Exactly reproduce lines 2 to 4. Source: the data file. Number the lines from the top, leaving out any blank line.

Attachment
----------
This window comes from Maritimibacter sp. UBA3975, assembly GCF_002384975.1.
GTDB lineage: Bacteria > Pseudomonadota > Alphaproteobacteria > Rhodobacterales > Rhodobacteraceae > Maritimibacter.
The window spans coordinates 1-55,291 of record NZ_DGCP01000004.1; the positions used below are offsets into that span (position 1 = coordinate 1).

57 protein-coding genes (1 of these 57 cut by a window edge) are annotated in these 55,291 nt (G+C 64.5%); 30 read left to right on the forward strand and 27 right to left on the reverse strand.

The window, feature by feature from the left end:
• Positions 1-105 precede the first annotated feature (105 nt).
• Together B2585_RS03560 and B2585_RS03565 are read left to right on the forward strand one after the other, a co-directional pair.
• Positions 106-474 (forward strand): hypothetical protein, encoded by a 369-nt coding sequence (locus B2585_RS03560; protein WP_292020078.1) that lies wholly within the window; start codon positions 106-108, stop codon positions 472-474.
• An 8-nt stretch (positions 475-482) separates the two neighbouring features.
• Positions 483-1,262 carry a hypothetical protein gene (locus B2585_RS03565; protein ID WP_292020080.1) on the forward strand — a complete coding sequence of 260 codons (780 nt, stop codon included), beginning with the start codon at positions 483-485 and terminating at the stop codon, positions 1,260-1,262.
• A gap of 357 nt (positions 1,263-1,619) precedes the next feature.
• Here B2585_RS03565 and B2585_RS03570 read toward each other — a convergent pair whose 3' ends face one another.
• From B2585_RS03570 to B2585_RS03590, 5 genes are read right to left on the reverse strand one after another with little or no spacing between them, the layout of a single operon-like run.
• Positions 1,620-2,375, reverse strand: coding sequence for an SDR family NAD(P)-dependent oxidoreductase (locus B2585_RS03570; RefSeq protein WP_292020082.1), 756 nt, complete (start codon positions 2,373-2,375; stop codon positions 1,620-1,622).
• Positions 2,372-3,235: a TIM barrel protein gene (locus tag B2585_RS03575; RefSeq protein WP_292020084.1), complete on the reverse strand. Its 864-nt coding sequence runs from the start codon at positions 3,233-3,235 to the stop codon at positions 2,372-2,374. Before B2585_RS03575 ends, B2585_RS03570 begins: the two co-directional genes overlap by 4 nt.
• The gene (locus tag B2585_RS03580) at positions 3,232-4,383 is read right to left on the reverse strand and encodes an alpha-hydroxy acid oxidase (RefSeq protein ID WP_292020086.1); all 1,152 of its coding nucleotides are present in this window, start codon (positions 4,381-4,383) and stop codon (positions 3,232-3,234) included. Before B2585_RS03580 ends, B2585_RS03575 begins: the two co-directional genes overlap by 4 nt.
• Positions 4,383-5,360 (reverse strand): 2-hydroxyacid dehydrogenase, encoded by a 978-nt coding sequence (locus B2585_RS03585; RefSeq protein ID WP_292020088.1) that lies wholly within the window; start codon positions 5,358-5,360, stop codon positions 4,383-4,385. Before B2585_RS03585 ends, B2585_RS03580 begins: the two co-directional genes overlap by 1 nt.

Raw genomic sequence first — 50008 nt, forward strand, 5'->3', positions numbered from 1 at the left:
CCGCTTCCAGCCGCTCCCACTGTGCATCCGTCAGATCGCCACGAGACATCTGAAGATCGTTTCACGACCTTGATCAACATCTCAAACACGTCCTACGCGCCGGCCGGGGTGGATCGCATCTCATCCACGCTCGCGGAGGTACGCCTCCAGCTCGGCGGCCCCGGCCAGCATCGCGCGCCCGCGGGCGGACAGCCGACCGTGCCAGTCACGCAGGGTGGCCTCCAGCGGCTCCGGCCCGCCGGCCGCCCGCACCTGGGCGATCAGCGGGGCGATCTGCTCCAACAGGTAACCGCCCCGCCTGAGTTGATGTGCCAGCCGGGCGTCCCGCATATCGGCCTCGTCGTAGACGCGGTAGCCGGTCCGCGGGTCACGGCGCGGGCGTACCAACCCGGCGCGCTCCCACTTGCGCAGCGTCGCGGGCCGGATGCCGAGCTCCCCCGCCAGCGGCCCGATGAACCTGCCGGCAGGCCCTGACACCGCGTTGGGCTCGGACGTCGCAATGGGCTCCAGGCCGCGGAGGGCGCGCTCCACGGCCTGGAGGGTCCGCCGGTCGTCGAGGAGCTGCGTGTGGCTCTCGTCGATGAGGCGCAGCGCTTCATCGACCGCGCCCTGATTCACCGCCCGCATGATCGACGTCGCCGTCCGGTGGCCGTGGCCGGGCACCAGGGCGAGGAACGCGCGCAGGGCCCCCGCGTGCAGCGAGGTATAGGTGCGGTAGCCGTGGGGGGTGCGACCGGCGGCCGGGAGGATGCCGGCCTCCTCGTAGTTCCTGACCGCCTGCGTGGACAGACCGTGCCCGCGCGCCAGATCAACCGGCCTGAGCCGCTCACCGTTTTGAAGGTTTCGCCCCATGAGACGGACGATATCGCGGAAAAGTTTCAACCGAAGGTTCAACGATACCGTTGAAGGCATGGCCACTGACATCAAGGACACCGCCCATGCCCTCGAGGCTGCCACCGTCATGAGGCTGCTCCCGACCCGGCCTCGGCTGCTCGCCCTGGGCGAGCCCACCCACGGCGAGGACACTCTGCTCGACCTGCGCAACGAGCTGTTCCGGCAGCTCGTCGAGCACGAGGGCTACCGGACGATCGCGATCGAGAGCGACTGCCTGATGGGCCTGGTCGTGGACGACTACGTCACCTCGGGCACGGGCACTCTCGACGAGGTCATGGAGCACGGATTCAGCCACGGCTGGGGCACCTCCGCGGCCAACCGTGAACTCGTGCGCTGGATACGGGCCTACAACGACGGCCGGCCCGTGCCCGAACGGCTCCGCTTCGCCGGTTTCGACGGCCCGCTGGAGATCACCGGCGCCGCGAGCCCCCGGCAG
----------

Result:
GTDB lineage: Bacteria > Pseudomonadota > Alphaproteobacteria > Rhodobacterales > Rhodobacteraceae > Maritimibacter.
The window spans coordinates 1-55,291 of record NZ_DGCP01000004.1; the positions used below are offsets into that span (position 1 = coordinate 1).

57 protein-coding genes (1 of these 57 cut by a window edge) are annotated in these 55,291 nt (G+C 64.5%); 30 read left to right on the forward strand and 27 right to left on the reverse strand.